A Right Way and a Wrong Way

I usually start my art projects by sitting at the table prepping the work.  Sitting down and engaging with materials is one of my tricky ways of getting kids interested.  It often works like a charm.  By the time the project is ready I've got a small group of kids nearby who have been patiently waiting to get their hands on it.


When this trick doesn't work, or if I happen to get the art project set up before any of the kids arrive, I create an interest by sitting down and doing the art project.  I know a lot of teachers who just gasped.  Yes, I said I sit down and create an example art project.  Because opinions of this practice differ, even here within Beansprouts, I then display my art project or put it on the drying shelf.  I don't ever say to the kids, "See, this how you do it."  I simply make an example and put it a place they can see it, if they need to get ideas.


Typically they do their own thing anyway and I sit near by in case an emergency intervention is needed.  I only intervene for safety or sanity.   When someone can get hurt or the teacher will have a melt down trying to clean up the aftermath (most of our projects turn into hand painting experiments for our youngers).

My example project is the small square in the middle.
This particular art project involved cardboard, glue, shredded paper and water colors.  I knew going in that an art project that mixes mediums could be a challenge, but I was excited to see what the kids came up with.


Many of the kids jumped right into mixing colors.  This is a fun art project and one we do sometimes, but cardboard and water colors don't work well for that.  I started jumping in a little and explaining to the kids that their colors wont stay unless they use glue and paper.  



When one of the children lifted up her art project to show me her "fish bowl" the colors ran everywhere and her creation was no more.  The expression on her face broke my heart and brought up a big question for me.  

When I plan an art project that is new to the kids, should I introduce it?  Should I explain to them how the mediums work and what could happen if they choose to use only some of the materials?

Sure the kids are learning through trial and error, but I could have saved that child from the heartbreak of a ruined masterpiece if I had just explained the project a little better.  

Q:  What's worse letting her experience the disappointment or risking limiting her creativity by introducing the art project?


A: Find a happy medium.  Introduce the work, explain how the materials work and then let the kids experiment.  This way, when a child's work gets ruined, a connection will be made.  Maybe the light bulb will turn on and the child will think, "Oh!  That's what she meant when she said I'll need glue and paper for the colors to stay put."  Then she can modify or try again.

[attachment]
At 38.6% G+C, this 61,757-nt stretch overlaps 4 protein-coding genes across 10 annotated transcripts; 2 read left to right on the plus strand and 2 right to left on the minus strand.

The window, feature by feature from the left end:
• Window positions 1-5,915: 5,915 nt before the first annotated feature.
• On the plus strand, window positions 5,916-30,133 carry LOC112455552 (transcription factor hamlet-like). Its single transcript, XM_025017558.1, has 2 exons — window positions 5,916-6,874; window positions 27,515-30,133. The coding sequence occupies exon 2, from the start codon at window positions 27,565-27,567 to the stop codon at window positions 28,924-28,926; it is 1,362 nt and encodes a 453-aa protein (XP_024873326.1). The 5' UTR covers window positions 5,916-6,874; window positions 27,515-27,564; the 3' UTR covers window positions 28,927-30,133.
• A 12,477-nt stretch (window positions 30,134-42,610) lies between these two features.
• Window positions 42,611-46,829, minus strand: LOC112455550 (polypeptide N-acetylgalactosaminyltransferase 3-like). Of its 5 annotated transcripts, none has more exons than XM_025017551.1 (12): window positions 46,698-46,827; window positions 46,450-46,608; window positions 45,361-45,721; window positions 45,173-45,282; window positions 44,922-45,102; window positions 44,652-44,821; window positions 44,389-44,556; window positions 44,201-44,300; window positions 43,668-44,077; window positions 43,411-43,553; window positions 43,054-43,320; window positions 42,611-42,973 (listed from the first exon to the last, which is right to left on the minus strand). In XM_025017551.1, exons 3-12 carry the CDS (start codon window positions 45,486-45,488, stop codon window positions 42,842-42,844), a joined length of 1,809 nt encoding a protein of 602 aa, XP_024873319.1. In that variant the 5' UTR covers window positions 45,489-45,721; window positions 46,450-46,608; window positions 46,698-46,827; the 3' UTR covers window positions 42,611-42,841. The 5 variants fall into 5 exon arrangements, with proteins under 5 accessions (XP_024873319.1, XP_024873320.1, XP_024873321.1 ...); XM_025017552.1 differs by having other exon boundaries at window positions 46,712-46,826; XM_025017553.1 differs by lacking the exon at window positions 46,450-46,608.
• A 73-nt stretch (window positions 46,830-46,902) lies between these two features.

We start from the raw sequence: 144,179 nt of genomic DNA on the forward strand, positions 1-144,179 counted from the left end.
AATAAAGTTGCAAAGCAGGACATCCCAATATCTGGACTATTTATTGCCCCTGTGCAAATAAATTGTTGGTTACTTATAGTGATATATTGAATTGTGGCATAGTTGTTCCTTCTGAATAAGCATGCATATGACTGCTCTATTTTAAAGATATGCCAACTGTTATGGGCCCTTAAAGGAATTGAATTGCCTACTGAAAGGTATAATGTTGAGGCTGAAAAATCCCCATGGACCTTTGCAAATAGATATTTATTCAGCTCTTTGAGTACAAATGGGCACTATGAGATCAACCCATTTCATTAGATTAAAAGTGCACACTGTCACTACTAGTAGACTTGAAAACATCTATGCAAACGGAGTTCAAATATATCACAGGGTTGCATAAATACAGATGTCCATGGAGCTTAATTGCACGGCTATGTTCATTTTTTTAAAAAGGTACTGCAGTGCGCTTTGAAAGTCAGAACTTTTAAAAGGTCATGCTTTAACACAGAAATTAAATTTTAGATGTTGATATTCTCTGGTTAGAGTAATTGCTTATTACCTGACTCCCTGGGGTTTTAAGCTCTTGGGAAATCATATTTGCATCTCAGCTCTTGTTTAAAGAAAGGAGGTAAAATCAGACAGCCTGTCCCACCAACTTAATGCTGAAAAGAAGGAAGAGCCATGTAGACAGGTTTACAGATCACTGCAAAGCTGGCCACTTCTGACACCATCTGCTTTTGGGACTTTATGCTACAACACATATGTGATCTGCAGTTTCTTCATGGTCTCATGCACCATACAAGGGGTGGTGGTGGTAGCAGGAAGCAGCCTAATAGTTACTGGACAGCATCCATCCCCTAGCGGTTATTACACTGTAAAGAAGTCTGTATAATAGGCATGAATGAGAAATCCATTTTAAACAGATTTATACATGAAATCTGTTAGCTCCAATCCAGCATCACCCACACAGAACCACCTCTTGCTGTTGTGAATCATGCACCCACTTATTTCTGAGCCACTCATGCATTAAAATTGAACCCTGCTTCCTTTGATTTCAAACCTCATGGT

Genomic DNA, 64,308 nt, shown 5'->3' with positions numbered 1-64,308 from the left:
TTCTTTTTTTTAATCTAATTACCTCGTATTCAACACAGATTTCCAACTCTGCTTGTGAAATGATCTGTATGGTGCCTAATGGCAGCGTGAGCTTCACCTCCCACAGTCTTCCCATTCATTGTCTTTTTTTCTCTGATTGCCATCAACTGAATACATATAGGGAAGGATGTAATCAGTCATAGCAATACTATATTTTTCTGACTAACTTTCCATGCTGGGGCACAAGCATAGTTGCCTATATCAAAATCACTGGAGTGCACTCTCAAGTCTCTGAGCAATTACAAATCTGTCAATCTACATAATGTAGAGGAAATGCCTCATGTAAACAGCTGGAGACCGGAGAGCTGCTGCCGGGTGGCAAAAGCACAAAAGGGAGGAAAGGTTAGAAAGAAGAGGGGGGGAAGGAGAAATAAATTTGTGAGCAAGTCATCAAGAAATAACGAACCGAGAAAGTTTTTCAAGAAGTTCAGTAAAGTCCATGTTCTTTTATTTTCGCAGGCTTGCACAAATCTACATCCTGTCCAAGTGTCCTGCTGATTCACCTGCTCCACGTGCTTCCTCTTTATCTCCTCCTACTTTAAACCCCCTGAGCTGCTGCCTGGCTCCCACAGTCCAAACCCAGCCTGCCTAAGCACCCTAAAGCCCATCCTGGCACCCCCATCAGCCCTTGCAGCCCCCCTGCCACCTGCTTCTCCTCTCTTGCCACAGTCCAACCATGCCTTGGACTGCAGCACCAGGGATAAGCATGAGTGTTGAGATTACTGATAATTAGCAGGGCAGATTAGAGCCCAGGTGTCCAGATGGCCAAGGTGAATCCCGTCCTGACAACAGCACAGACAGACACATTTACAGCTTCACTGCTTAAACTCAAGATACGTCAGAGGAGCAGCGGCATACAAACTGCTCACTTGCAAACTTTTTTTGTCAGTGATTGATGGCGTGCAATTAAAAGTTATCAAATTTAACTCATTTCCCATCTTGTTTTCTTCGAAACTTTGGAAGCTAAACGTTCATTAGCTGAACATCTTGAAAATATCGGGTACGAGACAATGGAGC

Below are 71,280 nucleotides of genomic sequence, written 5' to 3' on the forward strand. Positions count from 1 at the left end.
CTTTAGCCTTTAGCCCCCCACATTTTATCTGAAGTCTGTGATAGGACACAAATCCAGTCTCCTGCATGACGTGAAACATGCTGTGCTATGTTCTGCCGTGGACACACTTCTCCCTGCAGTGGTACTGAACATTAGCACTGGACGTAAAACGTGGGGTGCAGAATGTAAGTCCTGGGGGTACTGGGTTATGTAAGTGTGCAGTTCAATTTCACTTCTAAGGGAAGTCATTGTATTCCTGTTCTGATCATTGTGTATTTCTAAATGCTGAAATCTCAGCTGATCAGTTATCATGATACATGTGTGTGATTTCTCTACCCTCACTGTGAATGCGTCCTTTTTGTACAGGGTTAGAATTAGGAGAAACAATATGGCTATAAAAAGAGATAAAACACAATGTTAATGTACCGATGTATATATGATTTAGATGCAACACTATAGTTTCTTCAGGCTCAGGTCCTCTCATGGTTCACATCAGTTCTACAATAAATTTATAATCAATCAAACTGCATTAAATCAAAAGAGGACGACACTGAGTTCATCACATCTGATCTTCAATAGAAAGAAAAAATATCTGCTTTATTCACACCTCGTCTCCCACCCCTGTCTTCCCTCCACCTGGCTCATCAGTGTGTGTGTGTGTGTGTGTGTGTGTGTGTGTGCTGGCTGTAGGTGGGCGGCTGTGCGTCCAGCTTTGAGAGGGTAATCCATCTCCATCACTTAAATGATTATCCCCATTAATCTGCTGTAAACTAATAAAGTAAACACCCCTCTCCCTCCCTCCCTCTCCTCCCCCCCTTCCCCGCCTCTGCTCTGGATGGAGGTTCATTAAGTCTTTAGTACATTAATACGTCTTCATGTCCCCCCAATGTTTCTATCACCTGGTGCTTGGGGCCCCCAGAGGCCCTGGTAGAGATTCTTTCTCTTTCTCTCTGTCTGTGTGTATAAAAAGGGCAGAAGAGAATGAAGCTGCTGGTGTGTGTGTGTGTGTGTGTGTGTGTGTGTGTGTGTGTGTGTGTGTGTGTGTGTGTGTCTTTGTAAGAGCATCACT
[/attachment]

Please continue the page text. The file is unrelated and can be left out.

There's no right or wrong way for the kids to do art.  There IS a right way for teachers to introduce and facilitate an art project.  I must remember it's all about the process.

 Let me know what you think.  I'm sure there are many different answers out there.


--Leslie





           

Comments

  1. Such an interesting project w/so much fun stuff going on! I've never given much thought to the intro of a project before... good points!

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  2. In college, I learned a very effective way to do small group time with preschoolers. I think this works with art projects as well. Set up the items in an organized way before hand. Then have the kids come to the table or come on their own (however your school does it) then introduce the items one by one. Maybe let them feel the items, or look at the items. Ask the children what they think the items can be used for. "What is this?" and "what is glue used for?" If you have something else, like water color, ask them "what do you think will happen if we mix these together?" Bring out the items one by one. As they start their projects make objective comments "Sarah used blue water color then she put glue in the middle." "Mikey is putting down is shredded paper and now is putting glue on top." Then ask open-ended questions. This seems to keep kids more engaged and they are thinking more about their art.

    In my preschool class, my goal is to introduce them to different mediums of art, and different ways of doing it. Even if it is a simple project like painting a humpback whale-I say "why not learn about the mixing colors?!" So at circle time we observe the color of whales. "Oh they are gray?" So I give them black paint and white paint, and they learn that they have to mix black and white to get gray. Maybe even there's something to learn in product art-as long as they are learning something about art or different mediums along the way!

    Sorry so long!

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